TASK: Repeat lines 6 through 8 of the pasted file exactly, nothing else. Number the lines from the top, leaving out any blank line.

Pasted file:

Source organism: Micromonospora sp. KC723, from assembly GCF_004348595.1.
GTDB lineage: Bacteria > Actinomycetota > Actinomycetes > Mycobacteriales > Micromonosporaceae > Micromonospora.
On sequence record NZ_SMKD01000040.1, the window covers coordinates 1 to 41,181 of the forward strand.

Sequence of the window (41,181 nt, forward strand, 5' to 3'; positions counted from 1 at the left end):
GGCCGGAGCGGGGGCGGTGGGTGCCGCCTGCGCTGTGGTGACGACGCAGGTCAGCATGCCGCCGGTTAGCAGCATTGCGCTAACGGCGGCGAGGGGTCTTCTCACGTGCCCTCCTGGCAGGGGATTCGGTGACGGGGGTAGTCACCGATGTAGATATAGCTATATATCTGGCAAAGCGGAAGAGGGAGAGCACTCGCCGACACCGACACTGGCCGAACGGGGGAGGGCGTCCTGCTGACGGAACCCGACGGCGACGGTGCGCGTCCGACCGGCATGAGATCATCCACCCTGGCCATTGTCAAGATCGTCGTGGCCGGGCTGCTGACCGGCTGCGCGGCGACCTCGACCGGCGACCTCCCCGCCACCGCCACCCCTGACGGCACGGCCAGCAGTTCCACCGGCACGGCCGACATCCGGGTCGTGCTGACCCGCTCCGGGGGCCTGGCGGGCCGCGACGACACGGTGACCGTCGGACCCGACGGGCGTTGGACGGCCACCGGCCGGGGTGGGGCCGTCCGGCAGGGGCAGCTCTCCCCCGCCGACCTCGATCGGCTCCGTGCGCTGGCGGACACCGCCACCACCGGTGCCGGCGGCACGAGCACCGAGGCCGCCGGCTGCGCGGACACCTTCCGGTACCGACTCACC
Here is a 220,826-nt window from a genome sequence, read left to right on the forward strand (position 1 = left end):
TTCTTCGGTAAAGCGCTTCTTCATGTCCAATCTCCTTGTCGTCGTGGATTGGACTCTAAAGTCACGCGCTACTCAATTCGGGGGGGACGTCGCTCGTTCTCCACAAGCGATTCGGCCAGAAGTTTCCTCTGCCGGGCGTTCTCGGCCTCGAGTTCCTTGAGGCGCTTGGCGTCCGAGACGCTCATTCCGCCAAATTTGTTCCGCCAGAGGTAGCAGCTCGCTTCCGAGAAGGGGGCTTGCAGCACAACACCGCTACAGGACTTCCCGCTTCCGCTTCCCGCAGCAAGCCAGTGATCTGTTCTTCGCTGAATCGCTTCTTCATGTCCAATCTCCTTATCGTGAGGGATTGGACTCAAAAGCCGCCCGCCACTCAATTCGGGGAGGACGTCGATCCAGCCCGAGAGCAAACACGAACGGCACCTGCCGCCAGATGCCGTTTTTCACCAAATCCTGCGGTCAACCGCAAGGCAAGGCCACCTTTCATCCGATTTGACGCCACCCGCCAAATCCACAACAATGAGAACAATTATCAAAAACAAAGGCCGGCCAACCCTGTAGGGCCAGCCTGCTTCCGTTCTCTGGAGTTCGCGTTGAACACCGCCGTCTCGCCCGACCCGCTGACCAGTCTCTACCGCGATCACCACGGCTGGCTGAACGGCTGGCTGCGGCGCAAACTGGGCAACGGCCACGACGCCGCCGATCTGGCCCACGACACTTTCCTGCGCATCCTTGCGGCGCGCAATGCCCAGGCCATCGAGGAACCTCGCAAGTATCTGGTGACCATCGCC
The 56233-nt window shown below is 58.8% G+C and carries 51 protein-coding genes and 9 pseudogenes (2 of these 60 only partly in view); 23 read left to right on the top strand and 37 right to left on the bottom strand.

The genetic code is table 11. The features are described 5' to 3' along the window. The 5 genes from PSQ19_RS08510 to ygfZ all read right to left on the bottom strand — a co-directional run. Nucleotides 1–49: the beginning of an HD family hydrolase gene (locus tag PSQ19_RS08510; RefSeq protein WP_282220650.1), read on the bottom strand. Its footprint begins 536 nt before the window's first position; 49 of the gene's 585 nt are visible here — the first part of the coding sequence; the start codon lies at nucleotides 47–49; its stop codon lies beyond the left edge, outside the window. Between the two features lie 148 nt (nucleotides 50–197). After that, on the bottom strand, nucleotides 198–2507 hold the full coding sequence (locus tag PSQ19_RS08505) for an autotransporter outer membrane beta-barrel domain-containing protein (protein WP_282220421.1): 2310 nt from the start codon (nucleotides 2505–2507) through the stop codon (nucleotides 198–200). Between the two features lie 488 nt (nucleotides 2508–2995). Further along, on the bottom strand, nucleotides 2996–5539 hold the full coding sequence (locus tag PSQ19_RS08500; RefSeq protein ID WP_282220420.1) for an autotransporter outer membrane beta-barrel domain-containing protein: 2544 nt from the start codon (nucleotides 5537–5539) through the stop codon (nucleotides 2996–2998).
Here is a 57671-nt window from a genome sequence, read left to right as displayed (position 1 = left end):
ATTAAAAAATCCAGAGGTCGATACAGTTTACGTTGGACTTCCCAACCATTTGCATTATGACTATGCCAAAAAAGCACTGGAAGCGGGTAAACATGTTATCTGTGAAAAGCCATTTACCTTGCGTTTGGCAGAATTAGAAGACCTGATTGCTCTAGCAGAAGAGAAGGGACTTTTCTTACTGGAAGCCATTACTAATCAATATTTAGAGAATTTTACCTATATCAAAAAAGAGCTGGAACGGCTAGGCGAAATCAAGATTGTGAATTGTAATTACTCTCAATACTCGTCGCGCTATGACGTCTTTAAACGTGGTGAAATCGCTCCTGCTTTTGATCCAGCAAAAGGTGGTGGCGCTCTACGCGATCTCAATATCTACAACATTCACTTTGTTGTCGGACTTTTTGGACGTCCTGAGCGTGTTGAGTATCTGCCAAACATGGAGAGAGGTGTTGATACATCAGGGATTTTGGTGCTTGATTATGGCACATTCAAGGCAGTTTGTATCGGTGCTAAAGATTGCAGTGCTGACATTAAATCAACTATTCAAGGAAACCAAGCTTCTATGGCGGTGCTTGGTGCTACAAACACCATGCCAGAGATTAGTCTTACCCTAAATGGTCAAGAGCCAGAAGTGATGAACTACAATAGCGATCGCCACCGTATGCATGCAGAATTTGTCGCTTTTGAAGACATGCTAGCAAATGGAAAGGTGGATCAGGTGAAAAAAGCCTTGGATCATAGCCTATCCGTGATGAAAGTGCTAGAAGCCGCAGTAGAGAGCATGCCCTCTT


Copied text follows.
Here is a 220,826-nt window from a genome sequence, read left to right on the forward strand (position 1 = left end):
TTCTTCGGTAAAGCGCTTCTTCATGTCCAATCTCCTTGTCGTCGTGGATTGGACTCTAAAGTCACGCGCTACTCAATTCGGGGGGGACGTCGCTCGTTCTCCACAAGCGATTCGGCCAGAAGTTTCCTCTGCCGGGCGTTCTCGGCCTCGAGTTCCTTGAGGCGCTTGGCGTCCGAGACGCTCATTCCGCCAAATTTGTTCCGCCAGAGGTAGCAGCTCGCTTCCGAGAAGGGGGCTTGCAGCACAACACCGCTACAGGACTTCCCGCTTCCGCTTCCCGCAGCAAGCCAGTGATCTGTTCTTCGCTGAATCGCTTCTTCATGTCCAATCTCCTTATCGTGAGGGATTGGACTCAAAAGCCGCCCGCCACTCAATTCGGGGAGGACGTCGATCCAGCCCGAGAGCAAACACGAACGGCACCTGCCGCCAGATGCCGTTTTTCACCAAATCCTGCGGTCAACCGCAAGGCAAGGCCACCTTTCATCCGATTTGACGCCACCCGCCAAATCCACAACAATGAGAACAATTATCAAAAACAAAGGCCGGCCAACCCTGTAGGGCCAGCCTGCTTCCGTTCTCTGGAGTTCGCGTTGAACACCGCCGTCTCGCCCGACCCGCTGACCAGTCTCTACCGCGATCACCACGGCTGGCTGAACGGCTGGCTGCGGCGCAAACTGGGCAACGGCCACGACGCCGCCGATCTGGCCCACGACACTTTCCTGCGCATCCTTGCGGCGCGCAATGCCCAGGCCATCGAGGAACCTCGCAAGTATCTGGTGACCATCGCC
The 56233-nt window shown below is 58.8% G+C and carries 51 protein-coding genes and 9 pseudogenes (2 of these 60 only partly in view); 23 read left to right on the top strand and 37 right to left on the bottom strand.